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Two men from Illinois have been arrested and charged in connection with the shooting of Texas Parks and Wildlife Department game warden, Chris Fried, in Delta County on Sunday, December 29, 2013.
Stephens has been charged with aggravated assault with a deadly weapon, which is a second degree felony, trespass by projectile and destruction of governmental property. Haddix has been charged with failure to report a felony — a Class A misdemeanor.
The shooting victim, Game Warden Chris Fried, 31, who was shot in the chest area with a 308 hunting rifle, was able to go home from the hospital on Monday, January 6, but then had to return to Parkland Hospital in Dallas because of a blood clot on Saturday, January 11.
Despite his return to the hospital, Delta County Sheriff Ricky Smith says that he thinks Fried is ‘okay’ and will recover.
The bullet from the high powered rifle entered Fried’s upper right shoulder and lodged in his chest area, resulting in him being placed in the intensive care unit at Parkland Hospital where he underwent surgery, according to officials.
The two men who were charged in the shooting had come to Texas for the holidays and were taken into custody on the Tuesday after the incident following an investigation into the unintentional shooting, which happened at around 6 p.m. on that Sunday evening.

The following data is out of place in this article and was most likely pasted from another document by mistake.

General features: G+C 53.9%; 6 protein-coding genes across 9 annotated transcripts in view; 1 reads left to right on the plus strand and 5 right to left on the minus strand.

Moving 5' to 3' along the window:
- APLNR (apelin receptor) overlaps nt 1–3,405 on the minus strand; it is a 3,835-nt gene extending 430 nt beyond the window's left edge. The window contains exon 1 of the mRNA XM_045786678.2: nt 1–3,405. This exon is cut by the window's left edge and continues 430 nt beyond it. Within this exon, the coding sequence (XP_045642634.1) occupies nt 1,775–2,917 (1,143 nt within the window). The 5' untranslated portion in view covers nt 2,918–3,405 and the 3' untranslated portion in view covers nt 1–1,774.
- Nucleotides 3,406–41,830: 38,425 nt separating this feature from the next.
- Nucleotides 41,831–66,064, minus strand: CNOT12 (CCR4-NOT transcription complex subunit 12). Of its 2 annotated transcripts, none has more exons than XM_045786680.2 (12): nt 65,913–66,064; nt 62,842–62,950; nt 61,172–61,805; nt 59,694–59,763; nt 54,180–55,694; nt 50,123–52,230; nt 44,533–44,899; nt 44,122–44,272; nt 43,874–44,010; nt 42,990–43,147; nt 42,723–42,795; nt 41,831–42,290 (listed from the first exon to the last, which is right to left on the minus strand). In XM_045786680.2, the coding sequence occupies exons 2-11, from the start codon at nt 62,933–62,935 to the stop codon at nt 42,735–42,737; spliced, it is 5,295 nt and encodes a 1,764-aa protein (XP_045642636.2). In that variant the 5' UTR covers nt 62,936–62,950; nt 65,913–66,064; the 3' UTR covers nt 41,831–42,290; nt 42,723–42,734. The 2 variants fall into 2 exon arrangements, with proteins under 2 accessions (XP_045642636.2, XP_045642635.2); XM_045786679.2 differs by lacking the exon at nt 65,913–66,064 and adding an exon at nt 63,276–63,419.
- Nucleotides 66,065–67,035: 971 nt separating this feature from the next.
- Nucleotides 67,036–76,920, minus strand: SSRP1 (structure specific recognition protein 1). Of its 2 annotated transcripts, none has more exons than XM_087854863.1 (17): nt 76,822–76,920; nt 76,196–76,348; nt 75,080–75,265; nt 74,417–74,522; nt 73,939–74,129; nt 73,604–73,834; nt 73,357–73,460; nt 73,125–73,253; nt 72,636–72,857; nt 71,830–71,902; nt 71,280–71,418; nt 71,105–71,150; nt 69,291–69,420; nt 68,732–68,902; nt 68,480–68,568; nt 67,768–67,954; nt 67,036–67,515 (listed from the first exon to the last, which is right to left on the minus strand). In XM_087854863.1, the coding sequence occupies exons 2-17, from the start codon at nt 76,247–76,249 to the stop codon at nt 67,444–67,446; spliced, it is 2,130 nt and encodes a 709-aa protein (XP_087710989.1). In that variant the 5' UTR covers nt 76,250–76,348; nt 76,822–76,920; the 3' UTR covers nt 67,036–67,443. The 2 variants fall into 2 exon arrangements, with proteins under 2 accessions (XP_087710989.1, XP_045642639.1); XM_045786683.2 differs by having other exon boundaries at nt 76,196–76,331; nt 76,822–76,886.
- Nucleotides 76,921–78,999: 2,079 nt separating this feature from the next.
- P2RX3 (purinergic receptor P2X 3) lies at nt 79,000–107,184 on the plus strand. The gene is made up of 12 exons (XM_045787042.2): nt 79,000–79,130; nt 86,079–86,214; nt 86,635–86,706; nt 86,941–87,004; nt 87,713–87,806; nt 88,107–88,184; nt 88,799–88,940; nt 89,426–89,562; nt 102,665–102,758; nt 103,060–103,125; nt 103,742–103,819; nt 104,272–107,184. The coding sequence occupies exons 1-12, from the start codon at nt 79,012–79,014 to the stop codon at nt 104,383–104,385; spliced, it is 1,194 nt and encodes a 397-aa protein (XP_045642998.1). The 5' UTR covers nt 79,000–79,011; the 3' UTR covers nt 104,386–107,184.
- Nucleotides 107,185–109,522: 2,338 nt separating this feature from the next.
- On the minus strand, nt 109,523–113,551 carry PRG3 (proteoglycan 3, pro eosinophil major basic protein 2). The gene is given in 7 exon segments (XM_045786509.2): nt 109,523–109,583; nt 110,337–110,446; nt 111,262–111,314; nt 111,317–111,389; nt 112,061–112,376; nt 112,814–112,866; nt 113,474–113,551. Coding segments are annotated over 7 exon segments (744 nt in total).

Investigators said that the game warden had been sitting in a blind on the 14,160-acre wildlife management area while deer hunting when he saw a light and heard what he believed to be an electronic game call. This led Fried to believe that someone may be hunting illegally on state property, so acting in full capacity as game warden, he sat his hunting gear down and left the stand to investigate.
“He hadn’t walked far from where he sat his hunting gear down when the shot that hit him was fired,” Sheriff Smith said.
After being hit with the shot, the game warden yelled, “You shot me!”, but neither Stephens nor Haddix responded or came to his aid, authorities said. Fried then used his cell phone to call for help.
“Investigators have determined that the shot came from private property adjacent to the wildlife management area,” Texas Parks and Wildlife Department spokesman Mike Cox said. “Information from a Delta County resident familiar with the area led wardens to the two defendants.”
According to Sheriff Smith, Stephens allegedly fired his rifle from the private property at a wildlife management sign, which resulted in the charges of destruction of governmental property and trespass by projectile. Sheriff Smith said the bullet went through the sign, deflected off a tree and then hit the game warden.
Fried, who is stationed in Delta County, graduated from the Texas Parks and Wildlife Department Game Warden Academy in June 2009.
A benefit will be held for Fried and his family on January 18 from 5-7 p.m. at the Cooper Civic Center. The benefit will feature a chili and stew dinner, as well as an auction of the many items that have been donated.
By Josh Allen, eParisExtra